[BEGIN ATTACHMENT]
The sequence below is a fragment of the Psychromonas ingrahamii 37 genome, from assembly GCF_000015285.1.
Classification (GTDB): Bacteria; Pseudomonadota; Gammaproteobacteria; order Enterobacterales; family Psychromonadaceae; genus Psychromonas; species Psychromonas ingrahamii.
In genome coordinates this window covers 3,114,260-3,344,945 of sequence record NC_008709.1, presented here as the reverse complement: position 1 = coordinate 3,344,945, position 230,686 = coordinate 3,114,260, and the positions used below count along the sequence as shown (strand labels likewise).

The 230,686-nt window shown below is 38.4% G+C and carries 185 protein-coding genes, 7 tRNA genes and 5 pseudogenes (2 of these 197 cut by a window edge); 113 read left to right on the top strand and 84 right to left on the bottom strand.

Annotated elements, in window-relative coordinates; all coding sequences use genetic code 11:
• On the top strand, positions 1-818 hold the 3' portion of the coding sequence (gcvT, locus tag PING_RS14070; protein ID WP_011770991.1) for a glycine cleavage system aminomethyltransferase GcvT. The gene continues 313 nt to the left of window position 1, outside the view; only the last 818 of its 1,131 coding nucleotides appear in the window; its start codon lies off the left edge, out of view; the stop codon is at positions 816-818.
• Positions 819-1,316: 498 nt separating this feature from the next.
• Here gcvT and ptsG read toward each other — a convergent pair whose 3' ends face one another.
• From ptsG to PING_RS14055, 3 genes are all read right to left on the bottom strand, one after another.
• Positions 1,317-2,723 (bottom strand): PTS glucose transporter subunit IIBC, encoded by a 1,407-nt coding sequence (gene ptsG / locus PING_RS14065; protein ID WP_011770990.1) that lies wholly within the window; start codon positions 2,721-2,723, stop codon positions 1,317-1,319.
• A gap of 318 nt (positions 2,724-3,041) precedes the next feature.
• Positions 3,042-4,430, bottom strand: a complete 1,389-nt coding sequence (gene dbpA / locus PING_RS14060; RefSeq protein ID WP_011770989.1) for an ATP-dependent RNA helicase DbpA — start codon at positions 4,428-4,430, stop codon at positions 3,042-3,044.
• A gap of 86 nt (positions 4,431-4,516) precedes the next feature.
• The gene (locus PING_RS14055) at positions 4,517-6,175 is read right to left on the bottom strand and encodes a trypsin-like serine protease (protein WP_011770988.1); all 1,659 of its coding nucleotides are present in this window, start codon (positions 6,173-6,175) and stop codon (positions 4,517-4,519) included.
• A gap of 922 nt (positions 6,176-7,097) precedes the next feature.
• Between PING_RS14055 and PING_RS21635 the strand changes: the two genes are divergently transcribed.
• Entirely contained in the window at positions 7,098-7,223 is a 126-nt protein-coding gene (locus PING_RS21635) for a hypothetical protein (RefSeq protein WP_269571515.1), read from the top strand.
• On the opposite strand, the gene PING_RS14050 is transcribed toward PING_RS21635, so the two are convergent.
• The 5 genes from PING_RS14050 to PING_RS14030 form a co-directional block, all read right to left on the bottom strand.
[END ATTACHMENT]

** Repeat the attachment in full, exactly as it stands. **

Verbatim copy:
The sequence below is a fragment of the Psychromonas ingrahamii 37 genome, from assembly GCF_000015285.1.
Classification (GTDB): Bacteria; Pseudomonadota; Gammaproteobacteria; order Enterobacterales; family Psychromonadaceae; genus Psychromonas; species Psychromonas ingrahamii.
In genome coordinates this window covers 3,114,260-3,344,945 of sequence record NC_008709.1, presented here as the reverse complement: position 1 = coordinate 3,344,945, position 230,686 = coordinate 3,114,260, and the positions used below count along the sequence as shown (strand labels likewise).

The 230,686-nt window shown below is 38.4% G+C and carries 185 protein-coding genes, 7 tRNA genes and 5 pseudogenes (2 of these 197 cut by a window edge); 113 read left to right on the top strand and 84 right to left on the bottom strand.

Annotated elements, in window-relative coordinates; all coding sequences use genetic code 11:
• On the top strand, positions 1-818 hold the 3' portion of the coding sequence (gcvT, locus tag PING_RS14070; protein ID WP_011770991.1) for a glycine cleavage system aminomethyltransferase GcvT. The gene continues 313 nt to the left of window position 1, outside the view; only the last 818 of its 1,131 coding nucleotides appear in the window; its start codon lies off the left edge, out of view; the stop codon is at positions 816-818.
• Positions 819-1,316: 498 nt separating this feature from the next.
• Here gcvT and ptsG read toward each other — a convergent pair whose 3' ends face one another.
• From ptsG to PING_RS14055, 3 genes are all read right to left on the bottom strand, one after another.
• Positions 1,317-2,723 (bottom strand): PTS glucose transporter subunit IIBC, encoded by a 1,407-nt coding sequence (gene ptsG / locus PING_RS14065; protein ID WP_011770990.1) that lies wholly within the window; start codon positions 2,721-2,723, stop codon positions 1,317-1,319.
• A gap of 318 nt (positions 2,724-3,041) precedes the next feature.
• Positions 3,042-4,430, bottom strand: a complete 1,389-nt coding sequence (gene dbpA / locus PING_RS14060; RefSeq protein ID WP_011770989.1) for an ATP-dependent RNA helicase DbpA — start codon at positions 4,428-4,430, stop codon at positions 3,042-3,044.
• A gap of 86 nt (positions 4,431-4,516) precedes the next feature.
• The gene (locus PING_RS14055) at positions 4,517-6,175 is read right to left on the bottom strand and encodes a trypsin-like serine protease (protein WP_011770988.1); all 1,659 of its coding nucleotides are present in this window, start codon (positions 6,173-6,175) and stop codon (positions 4,517-4,519) included.
• A gap of 922 nt (positions 6,176-7,097) precedes the next feature.
• Between PING_RS14055 and PING_RS21635 the strand changes: the two genes are divergently transcribed.
• Entirely contained in the window at positions 7,098-7,223 is a 126-nt protein-coding gene (locus PING_RS21635) for a hypothetical protein (RefSeq protein WP_269571515.1), read from the top strand.
• On the opposite strand, the gene PING_RS14050 is transcribed toward PING_RS21635, so the two are convergent.
• The 5 genes from PING_RS14050 to PING_RS14030 form a co-directional block, all read right to left on the bottom strand.